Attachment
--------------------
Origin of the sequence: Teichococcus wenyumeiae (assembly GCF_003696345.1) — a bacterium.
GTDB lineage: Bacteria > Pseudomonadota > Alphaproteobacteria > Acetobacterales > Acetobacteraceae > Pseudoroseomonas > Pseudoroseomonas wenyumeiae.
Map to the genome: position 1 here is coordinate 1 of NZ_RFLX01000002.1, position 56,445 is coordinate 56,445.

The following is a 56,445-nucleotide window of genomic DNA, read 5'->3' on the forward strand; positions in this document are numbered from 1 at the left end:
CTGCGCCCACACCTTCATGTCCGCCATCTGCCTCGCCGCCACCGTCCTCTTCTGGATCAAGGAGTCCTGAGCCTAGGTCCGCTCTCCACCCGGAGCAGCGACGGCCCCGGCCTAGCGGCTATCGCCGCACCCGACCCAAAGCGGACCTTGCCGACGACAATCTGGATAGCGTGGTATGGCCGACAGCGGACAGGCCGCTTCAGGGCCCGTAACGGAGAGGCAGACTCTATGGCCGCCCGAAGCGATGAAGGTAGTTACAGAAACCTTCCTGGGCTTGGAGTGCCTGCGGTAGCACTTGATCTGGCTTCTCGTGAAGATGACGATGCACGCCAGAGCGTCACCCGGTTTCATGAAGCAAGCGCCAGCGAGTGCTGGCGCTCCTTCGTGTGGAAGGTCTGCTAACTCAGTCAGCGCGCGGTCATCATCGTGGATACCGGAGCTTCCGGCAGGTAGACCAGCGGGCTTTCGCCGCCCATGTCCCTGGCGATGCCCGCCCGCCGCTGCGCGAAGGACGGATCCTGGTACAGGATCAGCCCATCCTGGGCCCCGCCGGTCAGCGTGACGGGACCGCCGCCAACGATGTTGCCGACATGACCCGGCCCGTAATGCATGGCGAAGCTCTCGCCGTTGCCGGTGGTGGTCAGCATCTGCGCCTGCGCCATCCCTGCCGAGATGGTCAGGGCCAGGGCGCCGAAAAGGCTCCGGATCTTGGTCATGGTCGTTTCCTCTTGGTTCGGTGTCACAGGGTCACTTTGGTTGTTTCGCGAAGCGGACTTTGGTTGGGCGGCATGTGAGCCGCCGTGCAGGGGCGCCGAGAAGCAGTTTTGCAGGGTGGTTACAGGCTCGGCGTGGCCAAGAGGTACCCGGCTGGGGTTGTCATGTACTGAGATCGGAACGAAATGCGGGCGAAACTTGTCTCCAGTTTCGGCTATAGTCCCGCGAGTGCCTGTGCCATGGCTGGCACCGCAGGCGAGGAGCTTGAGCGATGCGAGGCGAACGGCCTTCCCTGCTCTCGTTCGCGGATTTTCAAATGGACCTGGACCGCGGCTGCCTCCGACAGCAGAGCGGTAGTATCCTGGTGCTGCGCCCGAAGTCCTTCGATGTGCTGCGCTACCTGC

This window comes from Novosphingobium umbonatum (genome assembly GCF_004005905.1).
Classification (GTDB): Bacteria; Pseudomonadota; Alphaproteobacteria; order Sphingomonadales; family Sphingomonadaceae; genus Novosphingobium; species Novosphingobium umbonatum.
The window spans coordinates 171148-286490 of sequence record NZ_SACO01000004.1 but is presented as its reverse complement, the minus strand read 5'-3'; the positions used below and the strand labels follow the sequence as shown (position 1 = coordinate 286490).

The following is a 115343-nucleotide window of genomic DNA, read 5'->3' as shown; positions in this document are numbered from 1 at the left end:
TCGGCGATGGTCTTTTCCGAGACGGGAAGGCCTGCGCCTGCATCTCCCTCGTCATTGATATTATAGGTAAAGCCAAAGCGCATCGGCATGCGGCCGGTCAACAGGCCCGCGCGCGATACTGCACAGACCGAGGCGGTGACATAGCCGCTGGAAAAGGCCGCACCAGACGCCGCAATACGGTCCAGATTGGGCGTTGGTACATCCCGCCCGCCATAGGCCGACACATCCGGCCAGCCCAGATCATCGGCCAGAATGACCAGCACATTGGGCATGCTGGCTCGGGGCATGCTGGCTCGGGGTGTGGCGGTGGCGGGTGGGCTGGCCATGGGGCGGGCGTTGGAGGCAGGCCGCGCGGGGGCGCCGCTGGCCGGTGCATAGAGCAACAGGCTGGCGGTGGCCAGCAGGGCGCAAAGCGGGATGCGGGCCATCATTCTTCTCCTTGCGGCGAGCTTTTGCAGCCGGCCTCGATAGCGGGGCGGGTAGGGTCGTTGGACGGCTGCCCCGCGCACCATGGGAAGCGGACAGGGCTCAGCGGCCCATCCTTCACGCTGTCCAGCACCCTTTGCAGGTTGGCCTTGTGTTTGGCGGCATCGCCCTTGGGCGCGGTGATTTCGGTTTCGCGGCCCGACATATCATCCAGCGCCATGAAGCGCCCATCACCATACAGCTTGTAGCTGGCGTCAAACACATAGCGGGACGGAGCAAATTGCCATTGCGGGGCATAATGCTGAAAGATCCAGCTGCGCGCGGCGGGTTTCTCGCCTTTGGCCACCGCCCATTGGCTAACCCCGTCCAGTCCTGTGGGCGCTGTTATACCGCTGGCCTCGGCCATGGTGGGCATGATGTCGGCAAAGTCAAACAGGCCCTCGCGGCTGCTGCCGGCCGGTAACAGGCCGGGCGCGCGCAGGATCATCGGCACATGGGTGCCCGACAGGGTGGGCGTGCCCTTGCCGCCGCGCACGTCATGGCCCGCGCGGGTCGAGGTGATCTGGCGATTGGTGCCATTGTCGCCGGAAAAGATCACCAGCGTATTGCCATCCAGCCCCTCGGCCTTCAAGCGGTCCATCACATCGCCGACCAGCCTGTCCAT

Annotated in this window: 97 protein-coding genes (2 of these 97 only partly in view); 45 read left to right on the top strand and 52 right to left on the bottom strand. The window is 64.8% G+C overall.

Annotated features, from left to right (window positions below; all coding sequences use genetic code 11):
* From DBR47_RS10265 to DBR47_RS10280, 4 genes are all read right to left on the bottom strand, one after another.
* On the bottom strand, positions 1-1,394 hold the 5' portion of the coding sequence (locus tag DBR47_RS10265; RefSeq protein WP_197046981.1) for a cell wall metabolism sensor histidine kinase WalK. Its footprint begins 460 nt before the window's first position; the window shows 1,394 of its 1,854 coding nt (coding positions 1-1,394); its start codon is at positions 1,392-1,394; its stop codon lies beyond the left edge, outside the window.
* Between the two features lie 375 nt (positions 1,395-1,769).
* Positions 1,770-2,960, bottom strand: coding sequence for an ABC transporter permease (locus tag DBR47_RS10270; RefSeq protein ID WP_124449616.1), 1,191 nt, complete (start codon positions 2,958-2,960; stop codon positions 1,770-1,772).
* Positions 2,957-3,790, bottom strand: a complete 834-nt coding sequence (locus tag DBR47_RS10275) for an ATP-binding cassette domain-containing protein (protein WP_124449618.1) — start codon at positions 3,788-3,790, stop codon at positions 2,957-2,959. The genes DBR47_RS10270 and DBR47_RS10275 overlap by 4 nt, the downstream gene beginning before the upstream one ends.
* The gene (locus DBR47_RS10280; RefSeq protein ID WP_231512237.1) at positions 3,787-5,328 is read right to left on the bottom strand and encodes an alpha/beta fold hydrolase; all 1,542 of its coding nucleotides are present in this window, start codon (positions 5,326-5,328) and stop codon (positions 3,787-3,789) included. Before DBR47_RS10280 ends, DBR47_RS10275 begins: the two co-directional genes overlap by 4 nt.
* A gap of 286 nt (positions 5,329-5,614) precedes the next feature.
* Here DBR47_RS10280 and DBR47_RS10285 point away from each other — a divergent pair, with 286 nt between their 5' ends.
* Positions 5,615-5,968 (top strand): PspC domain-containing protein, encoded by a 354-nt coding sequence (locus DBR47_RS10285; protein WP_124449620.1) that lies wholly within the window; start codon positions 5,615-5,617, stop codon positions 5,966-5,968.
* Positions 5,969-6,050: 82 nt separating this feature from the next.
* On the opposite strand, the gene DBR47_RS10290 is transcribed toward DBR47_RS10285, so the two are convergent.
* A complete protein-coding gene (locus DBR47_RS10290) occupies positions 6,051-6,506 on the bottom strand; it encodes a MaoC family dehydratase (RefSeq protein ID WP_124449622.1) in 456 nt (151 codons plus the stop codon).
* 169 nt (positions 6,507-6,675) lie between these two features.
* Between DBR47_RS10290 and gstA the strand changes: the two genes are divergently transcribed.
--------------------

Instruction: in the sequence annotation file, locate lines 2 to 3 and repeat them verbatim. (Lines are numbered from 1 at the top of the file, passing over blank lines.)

GTDB lineage: Bacteria > Pseudomonadota > Alphaproteobacteria > Acetobacterales > Acetobacteraceae > Pseudoroseomonas > Pseudoroseomonas wenyumeiae.
Map to the genome: position 1 here is coordinate 1 of NZ_RFLX01000002.1, position 56,445 is coordinate 56,445.